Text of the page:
Untangling Java concurrency

Modern threading for not-quite-beginners

Best practices to avoid Java concurrency pitfalls

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Inter-thread communication: java.util.concurrent.locks

Introductory thread communication is typically like what you saw in the RockScissorsPaper program: it travels back to (and from) the parent process. In some situations, reliable, direct communication between threads is also desirable. (For instance, many engineering and network calculations involve neighboring components, often modelled by threads deterministically exchanging data with a small number of nearby threads.)

Superficially, the simplest way for one thread to send a signal or reliable communication to another thread is called busy waiting. In busy waiting, implemented by wait/notify, the sending thread emits the signal as soon as it can, while the receiving thread blocks until the signal arrives, perhaps by way of a variable within a synchronized segment.

Busy waiting is a species of polling -- with all of the associated inefficiencies. (See "Five ways to maximize Java NIO and NIO.2" for my recent discussion about Java I/O and polling.)

More about wait/notify

See "Understanding Java threads, Part 3: Thread scheduling and wait/notify" to learn more about problems associated with using wait()/notify() to manage thread priority.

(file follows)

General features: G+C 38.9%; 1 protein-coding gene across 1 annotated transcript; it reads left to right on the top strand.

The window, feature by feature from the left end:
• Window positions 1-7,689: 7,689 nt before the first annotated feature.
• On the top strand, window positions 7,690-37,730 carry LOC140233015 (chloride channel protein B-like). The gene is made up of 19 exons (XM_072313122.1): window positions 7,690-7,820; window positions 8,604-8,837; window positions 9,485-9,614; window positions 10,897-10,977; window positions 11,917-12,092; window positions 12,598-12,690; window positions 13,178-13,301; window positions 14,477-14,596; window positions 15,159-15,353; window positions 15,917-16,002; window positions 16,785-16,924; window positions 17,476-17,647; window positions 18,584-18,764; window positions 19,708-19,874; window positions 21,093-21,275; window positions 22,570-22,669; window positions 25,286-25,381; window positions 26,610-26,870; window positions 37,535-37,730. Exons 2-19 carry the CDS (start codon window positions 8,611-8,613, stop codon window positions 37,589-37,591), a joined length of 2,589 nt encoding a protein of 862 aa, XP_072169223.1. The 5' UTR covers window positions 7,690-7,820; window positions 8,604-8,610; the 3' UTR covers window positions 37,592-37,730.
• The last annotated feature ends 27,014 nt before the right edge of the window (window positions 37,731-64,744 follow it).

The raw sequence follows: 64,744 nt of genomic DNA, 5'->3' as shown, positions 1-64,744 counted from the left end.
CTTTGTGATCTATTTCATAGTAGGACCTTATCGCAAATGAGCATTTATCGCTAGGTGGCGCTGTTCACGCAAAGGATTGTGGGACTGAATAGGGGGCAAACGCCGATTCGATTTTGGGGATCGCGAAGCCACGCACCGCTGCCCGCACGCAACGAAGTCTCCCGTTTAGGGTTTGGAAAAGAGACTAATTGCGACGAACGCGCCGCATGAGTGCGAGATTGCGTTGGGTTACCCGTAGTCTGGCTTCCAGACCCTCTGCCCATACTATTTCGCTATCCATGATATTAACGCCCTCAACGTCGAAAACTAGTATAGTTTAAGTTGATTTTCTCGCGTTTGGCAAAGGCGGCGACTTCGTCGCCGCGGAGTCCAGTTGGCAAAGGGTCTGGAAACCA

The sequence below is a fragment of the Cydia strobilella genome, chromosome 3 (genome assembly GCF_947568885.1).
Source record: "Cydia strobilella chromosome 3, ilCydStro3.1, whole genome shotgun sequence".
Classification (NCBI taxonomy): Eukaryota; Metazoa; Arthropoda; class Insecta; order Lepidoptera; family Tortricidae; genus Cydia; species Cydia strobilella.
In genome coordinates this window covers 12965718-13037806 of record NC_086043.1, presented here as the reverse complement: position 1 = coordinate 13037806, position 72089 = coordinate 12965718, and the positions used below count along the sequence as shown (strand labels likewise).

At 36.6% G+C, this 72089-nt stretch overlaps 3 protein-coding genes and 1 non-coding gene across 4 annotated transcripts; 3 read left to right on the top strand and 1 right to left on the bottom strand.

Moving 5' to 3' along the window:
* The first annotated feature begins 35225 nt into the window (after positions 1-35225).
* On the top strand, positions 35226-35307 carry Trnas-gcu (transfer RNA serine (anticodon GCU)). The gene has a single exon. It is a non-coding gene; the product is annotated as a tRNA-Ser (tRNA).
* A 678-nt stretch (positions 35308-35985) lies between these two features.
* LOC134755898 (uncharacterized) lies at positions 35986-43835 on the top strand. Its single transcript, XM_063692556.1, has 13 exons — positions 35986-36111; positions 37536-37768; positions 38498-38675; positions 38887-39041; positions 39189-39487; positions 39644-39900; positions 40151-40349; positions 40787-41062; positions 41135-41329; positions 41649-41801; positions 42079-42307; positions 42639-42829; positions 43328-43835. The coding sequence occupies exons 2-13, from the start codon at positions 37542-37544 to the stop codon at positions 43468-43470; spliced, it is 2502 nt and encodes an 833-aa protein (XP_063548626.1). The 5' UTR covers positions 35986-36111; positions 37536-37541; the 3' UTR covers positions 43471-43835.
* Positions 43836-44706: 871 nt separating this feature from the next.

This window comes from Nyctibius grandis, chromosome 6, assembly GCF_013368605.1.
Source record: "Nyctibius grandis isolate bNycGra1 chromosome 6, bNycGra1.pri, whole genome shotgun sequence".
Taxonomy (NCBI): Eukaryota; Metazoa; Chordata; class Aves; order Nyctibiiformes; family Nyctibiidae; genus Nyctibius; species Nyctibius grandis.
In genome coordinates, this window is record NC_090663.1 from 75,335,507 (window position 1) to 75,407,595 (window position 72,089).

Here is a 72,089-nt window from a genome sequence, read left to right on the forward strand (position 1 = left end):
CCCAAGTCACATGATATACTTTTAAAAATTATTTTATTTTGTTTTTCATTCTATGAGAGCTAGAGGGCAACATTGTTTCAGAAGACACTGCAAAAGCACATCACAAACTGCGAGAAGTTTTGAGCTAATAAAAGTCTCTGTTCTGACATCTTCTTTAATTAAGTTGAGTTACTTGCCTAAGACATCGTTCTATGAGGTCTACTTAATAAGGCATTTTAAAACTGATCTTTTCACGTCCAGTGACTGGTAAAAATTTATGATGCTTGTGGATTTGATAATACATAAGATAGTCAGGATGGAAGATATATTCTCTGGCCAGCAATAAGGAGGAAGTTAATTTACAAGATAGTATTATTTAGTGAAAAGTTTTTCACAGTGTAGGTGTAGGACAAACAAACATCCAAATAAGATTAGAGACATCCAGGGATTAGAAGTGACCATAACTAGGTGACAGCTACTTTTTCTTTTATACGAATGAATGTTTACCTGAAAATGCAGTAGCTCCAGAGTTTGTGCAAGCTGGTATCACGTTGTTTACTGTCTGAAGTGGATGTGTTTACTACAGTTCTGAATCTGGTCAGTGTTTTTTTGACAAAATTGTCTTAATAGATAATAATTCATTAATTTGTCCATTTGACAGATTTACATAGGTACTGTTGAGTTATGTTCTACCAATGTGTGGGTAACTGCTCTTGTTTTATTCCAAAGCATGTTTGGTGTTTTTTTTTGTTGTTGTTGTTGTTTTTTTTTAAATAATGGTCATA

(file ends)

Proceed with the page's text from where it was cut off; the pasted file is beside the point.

These days wait/notify has been mostly replaced by java.util.concurrent.locks, which I strongly recommend, especially because thewait/notify construct is often fragile. For instance, code with wait/notify usually doesn't account for spurious wake-ups, making it subject to sporadic errors. java.util.concurrent.locks is not only easier to get right, it's more flexible and performs at least as well. Other (and older) well-designed, high-quality concurrency constructs for the Java platform include semaphores and atomic variables.

Listing 5 is an example of inter-thread communication using java.util.concurrent.locks.

Listing 5. Inter-thread communication with java.util.concurrent.locks

import java.util.concurrent.locks.*;
import java.util.*;
import java.text.*;

public class lock_example {
    public static Lock this_lock = new ReentrantLock();
    public static void main(String[] args) throws Exception {
    ListenerThread lt = new ListenerThread();
        SpeakerThread st = new SpeakerThread();
    lt.start();
        st.start();
    }
    public static int message = 0;
    public static void report(String label) {
        Date now = new Date();
        SimpleDateFormat sdf = new SimpleDateFormat("hh:mm:ss.S");
        String time_of_day = sdf.format(now.getTime());
    System.out.format("%s:  %s\n", time_of_day, label);
    }
}

class ListenerThread extends Thread {
    public void run() {
    Thread this_thread = Thread.currentThread();
        while (true) {
            lock_example.report("The Listener requests the lock.");
            lock_example.this_lock.lock();
            lock_example.report("The Listener acquires the lock.");
            if (lock_example.message == 0) {